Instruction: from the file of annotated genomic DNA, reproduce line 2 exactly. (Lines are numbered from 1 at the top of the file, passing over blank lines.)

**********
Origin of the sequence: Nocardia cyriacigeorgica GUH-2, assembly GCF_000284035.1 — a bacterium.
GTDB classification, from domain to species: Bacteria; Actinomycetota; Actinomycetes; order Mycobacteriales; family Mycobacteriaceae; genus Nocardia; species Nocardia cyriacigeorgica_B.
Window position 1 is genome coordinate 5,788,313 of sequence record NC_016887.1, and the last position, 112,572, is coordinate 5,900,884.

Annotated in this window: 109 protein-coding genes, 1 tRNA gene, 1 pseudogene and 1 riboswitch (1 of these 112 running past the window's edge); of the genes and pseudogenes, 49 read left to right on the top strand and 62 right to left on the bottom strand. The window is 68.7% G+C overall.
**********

GTDB classification, from domain to species: Bacteria; Actinomycetota; Actinomycetes; order Mycobacteriales; family Mycobacteriaceae; genus Nocardia; species Nocardia cyriacigeorgica_B.